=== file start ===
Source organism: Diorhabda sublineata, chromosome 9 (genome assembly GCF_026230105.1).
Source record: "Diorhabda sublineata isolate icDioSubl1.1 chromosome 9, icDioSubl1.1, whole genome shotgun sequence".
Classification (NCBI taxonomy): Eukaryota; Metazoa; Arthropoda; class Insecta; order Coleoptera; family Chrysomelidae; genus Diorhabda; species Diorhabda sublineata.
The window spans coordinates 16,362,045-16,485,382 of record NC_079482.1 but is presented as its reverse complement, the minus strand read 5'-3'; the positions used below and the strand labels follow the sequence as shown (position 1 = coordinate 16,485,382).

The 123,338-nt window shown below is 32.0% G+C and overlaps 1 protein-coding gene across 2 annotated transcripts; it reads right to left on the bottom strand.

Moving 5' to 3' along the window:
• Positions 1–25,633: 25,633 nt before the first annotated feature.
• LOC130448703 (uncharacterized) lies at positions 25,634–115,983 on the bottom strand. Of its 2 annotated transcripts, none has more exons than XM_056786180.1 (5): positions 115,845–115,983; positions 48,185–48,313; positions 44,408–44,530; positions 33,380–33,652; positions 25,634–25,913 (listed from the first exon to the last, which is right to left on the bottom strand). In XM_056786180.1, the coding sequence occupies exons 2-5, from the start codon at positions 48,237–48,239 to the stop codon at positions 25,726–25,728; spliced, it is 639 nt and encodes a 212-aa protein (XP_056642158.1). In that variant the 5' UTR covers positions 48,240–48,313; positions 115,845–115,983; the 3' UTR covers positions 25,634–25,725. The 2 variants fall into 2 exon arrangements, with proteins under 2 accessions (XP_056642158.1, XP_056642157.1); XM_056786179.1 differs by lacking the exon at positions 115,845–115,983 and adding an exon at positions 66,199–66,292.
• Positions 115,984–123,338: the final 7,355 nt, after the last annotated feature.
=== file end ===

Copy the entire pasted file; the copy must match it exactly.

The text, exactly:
Source organism: Diorhabda sublineata, chromosome 9 (genome assembly GCF_026230105.1).
Source record: "Diorhabda sublineata isolate icDioSubl1.1 chromosome 9, icDioSubl1.1, whole genome shotgun sequence".
Classification (NCBI taxonomy): Eukaryota; Metazoa; Arthropoda; class Insecta; order Coleoptera; family Chrysomelidae; genus Diorhabda; species Diorhabda sublineata.
The window spans coordinates 16,362,045-16,485,382 of record NC_079482.1 but is presented as its reverse complement, the minus strand read 5'-3'; the positions used below and the strand labels follow the sequence as shown (position 1 = coordinate 16,485,382).

The 123,338-nt window shown below is 32.0% G+C and overlaps 1 protein-coding gene across 2 annotated transcripts; it reads right to left on the bottom strand.

Moving 5' to 3' along the window:
• Positions 1–25,633: 25,633 nt before the first annotated feature.
• LOC130448703 (uncharacterized) lies at positions 25,634–115,983 on the bottom strand. Of its 2 annotated transcripts, none has more exons than XM_056786180.1 (5): positions 115,845–115,983; positions 48,185–48,313; positions 44,408–44,530; positions 33,380–33,652; positions 25,634–25,913 (listed from the first exon to the last, which is right to left on the bottom strand). In XM_056786180.1, the coding sequence occupies exons 2-5, from the start codon at positions 48,237–48,239 to the stop codon at positions 25,726–25,728; spliced, it is 639 nt and encodes a 212-aa protein (XP_056642158.1). In that variant the 5' UTR covers positions 48,240–48,313; positions 115,845–115,983; the 3' UTR covers positions 25,634–25,725. The 2 variants fall into 2 exon arrangements, with proteins under 2 accessions (XP_056642158.1, XP_056642157.1); XM_056786179.1 differs by lacking the exon at positions 115,845–115,983 and adding an exon at positions 66,199–66,292.
• Positions 115,984–123,338: the final 7,355 nt, after the last annotated feature.